In short: Romesco is a sauce you'll want to eat on everything. And fantastically enough, it's all too easy to make.

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I am a huge proponent of concentrated, flavor-packed sauces that have great potential for many and varied uses in the kitchen. For example, think about pesto...it can sauce pasta, chicken, fish, vegetables, and more. It can be added to soups at the last second. It can also act as the primary ingredient of a dip. But I'd like to suggest another one of these "power condiments" that I think you'll start using all of the time and in many of the same ways: Romesco.

What Is Romesco Sauce?

Romesco is a beloved institution in the Catalonian region of Spain, and it contains many of that beautiful sunny region's signature flavors.While there are probably as many variations as there are Catalonians, most contain some or all of the following ingredients: tomatoes, garlic, almonds, red peppers, nuts (almonds, pine nuts, or hazelnuts), toasted bread, smoked paprika, olive oil, red pepper flakes, and sherry vinegar. It can be used to sauce fish (probably the original usage), chicken, turkey, grilled beef, and vegetables. It's also fantastic as a dip, as a spread on toasted or grilled bread, stirred into rice or pasta, as a sandwich condiment, or added in dollops to soups or stews upon serving. Romesco is not a shy retiring sort of sauce — you will certainly know you're eating it.

Having said that, the flavor is deep, smoky, and robust, but not necessarily spicy or hot. (Of course, you can add any amount of heat you desire.) This extraordinary combination of ingredients does not depend on heat for its power.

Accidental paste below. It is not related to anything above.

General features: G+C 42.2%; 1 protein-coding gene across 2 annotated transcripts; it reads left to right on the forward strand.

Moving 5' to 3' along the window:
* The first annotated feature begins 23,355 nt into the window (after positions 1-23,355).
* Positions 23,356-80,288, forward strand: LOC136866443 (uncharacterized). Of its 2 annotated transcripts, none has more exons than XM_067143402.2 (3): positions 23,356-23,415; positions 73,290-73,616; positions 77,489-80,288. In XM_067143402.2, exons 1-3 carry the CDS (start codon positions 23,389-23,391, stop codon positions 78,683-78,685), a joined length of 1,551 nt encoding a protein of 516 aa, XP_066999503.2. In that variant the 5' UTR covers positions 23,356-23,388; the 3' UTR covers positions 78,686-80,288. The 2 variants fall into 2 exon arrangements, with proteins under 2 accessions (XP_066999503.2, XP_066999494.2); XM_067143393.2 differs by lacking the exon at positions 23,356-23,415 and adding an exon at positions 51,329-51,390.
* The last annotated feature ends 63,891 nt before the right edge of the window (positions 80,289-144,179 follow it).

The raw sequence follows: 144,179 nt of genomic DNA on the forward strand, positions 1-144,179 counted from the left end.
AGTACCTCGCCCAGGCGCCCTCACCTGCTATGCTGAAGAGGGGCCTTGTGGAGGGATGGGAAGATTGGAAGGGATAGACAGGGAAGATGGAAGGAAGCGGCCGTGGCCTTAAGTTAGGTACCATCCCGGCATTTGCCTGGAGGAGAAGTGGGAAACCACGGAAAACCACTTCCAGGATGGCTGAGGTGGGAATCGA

Chef John's Romesco Sauce
Chef John's Romesco Sauce | Photo by Chef John

How to Make Romesco Sauce

As with pesto, a perfectly good version can be made using the food processor. But, again like pesto, the traditional and exceptionally textured/flavored version is made using a mortar and pestle

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Proportions are totally up to you, but for my version, I roast 1-2 garlic cloves (unpeeled), 1-2 medium tomatoes, and 1 large red bell pepper until charred and blistered. Then I peel and core them and add them to the food processor along with some raw garlic, a handful of toasted almonds or hazelnuts, some chunks of toasted country bread or baguette, a pinch of smoked paprika, a pinch of red pepper flakes, and a dash of salt. As you can see, this is REALLY a free-form recipe; you'll only know what you like if you try it, and then change things the next time to experiment! Once all of the ingredients are in the bowl of your food processor, pulse until everything is chopped. And then, drizzle in olive oil with the machine running, until it's the texture of pesto. Put it all in a bowl, stir in a splash of sherry vinegar, and taste for salt.

Many people omit the bread from their romesco, but I love the texture it produces. This can be a smooth sauce, a very chunky spread, or any texture in between. I like mine pretty chunky, with a fair bit of bite from the raw garlic. If you don't want to roast tomatoes, tomato paste is a good stand-in. Or, it can be using all red peppers, as mine often is. If you want to follow a recipe to at least get you started, check out a few of these Allrecipes favorites:

Whatever proportions and whatever combination of ingredients, I urge you to make this incredible sauce. I'm pretty sure it will become a staple in your kitchen, as it is in mine. It lasts about a week in the fridge, and can be frozen. And, as an added benefit, you'll also have a bottle of sherry vinegar in your kitchen...and your future salad dressings will be amazing for it.